Pelikan Edelstein Sapphire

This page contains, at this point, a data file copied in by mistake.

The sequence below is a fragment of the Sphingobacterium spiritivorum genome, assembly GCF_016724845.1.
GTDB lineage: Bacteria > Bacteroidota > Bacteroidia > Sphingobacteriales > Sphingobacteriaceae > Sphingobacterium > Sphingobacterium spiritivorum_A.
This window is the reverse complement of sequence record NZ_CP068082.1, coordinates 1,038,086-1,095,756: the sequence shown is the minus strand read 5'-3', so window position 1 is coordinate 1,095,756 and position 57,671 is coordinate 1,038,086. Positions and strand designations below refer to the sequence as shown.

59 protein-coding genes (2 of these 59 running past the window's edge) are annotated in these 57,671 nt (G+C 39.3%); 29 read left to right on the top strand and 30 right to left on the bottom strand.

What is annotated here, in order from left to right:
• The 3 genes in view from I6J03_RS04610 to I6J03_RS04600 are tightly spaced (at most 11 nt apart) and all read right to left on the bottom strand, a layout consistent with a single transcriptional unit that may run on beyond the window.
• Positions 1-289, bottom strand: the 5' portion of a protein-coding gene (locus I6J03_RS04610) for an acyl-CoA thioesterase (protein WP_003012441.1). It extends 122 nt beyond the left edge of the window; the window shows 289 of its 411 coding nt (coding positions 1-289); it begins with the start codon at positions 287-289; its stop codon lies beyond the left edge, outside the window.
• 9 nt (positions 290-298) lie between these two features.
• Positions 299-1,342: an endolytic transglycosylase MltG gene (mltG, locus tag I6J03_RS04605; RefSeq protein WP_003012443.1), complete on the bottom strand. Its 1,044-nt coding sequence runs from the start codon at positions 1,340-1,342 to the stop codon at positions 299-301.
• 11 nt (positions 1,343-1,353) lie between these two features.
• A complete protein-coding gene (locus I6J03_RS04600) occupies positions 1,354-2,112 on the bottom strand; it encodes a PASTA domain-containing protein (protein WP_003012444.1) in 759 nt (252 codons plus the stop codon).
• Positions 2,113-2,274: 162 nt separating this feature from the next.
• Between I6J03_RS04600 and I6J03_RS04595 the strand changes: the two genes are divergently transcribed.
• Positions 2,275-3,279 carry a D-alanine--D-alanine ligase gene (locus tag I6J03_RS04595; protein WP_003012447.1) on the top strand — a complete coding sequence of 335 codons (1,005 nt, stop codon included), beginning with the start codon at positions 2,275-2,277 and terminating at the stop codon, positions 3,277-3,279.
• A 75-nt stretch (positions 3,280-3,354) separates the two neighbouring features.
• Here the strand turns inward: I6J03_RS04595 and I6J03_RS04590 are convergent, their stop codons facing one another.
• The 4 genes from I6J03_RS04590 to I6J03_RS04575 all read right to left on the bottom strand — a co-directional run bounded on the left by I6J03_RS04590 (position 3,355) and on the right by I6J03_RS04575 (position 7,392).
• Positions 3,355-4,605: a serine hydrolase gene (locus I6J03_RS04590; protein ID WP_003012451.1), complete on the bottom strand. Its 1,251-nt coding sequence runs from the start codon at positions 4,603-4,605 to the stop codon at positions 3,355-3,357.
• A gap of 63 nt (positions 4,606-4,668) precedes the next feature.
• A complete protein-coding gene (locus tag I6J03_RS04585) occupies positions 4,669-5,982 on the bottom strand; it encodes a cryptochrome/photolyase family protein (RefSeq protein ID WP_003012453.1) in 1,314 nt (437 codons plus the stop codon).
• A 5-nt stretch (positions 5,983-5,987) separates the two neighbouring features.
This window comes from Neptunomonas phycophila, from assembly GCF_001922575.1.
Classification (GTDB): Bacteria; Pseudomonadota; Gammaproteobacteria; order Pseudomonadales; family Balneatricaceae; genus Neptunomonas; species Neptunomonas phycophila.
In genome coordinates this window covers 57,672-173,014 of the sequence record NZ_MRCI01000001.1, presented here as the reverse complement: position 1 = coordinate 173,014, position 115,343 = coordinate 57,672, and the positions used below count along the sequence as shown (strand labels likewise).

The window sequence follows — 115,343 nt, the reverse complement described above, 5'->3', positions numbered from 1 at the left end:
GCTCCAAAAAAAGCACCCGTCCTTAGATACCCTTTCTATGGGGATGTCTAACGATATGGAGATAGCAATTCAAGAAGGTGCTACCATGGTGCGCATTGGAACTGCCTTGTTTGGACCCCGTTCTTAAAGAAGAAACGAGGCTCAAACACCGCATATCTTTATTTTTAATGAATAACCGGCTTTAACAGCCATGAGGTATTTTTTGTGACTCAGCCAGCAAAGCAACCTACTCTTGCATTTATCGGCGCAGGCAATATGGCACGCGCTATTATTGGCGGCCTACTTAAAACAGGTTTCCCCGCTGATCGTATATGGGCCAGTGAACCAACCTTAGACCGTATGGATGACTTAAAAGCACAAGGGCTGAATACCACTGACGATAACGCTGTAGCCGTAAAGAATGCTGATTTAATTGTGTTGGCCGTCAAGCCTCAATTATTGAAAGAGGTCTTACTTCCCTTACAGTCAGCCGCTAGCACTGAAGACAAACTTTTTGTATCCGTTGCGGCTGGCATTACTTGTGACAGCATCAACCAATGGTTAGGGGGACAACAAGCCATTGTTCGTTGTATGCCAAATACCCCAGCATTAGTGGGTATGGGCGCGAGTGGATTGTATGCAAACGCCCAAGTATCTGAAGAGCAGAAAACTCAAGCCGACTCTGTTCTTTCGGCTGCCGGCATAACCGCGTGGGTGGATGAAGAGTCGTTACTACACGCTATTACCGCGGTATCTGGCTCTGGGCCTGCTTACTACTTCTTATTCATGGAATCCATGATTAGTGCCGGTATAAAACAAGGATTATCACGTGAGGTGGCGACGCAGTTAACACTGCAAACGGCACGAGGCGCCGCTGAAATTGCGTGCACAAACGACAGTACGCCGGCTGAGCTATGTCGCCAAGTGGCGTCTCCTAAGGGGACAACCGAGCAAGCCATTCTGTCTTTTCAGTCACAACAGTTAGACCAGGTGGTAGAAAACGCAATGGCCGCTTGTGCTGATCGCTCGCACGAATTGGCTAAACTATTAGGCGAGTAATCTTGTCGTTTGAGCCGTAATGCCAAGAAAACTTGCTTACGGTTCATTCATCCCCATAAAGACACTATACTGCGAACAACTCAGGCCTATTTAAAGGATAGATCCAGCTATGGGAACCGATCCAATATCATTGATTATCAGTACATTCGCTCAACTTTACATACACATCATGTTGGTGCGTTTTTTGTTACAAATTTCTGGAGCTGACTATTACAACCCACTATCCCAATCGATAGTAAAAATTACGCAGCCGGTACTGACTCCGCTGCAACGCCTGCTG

I like inks that I can usually bring at work, ordinary enough for documents, but with that particular tone enjoyable for the user and for the reader. I was looking for a deep dark blue when I've been reccomended (by my evil stationer) to buy Pelikan Edelstein Sapphire Blue, misled by a ink swab card which looked a lot darker than the actual ink. Pelikan Edelstein Sapphire is a quite ordinary blue ink, quite similar to the Pelikan 4001 Royal Blue, but with more shading and a hue more on the purple side of the colour spectrum. It's quite difficult to describe Pelikan Edelstein, you could just say "It's an ordinary blue" without having someone contraddicting you, but I think there's something more to be told. On white paper the Edelstein Sapphire looks intense, more like a purplish blue (you can see how much purple there is in the cromatography), with a good ammount of shading. Even if this ink clearly isn't my ideal blue, it stands out compared to the cheaper cousin of the 4001 line. It behaves well on every paper, no bleedthrough or feathering on Schizza & Strappa paper and on tracing paper, a little motr on common copy paper. Has nice shading properties with all tipes of nibs and good drying times. Almost none waterproofness. On swab test It seems unable to get darker than a certain ammount: the 2nd swab and the 3rd swab are about the same on every paper I used. In the end, is this ink worth the price? Even if I like it, even if lt leaves a noble looking colour on paper and makes your writing feel somehow "important", spending from 15€ to 20€ for an ink that can be easily mistaken with the 4€ Pelikan 4001 Royal Blue (especially to those who do not share our passion) leaves me a bit lost. I don't think this ink has the right features to be in a premium ink line like the Pelikan Edelstein. Don't mistake me, it's not a bad ink, it's not a bad colour, but in my opinion there are better and more exclusive blues in the same price range. COPY PAPER SCHIZZA & STRAPPA PAPER TRACING PAPER CROMATOGRAPHY INKDROP ON TOWEL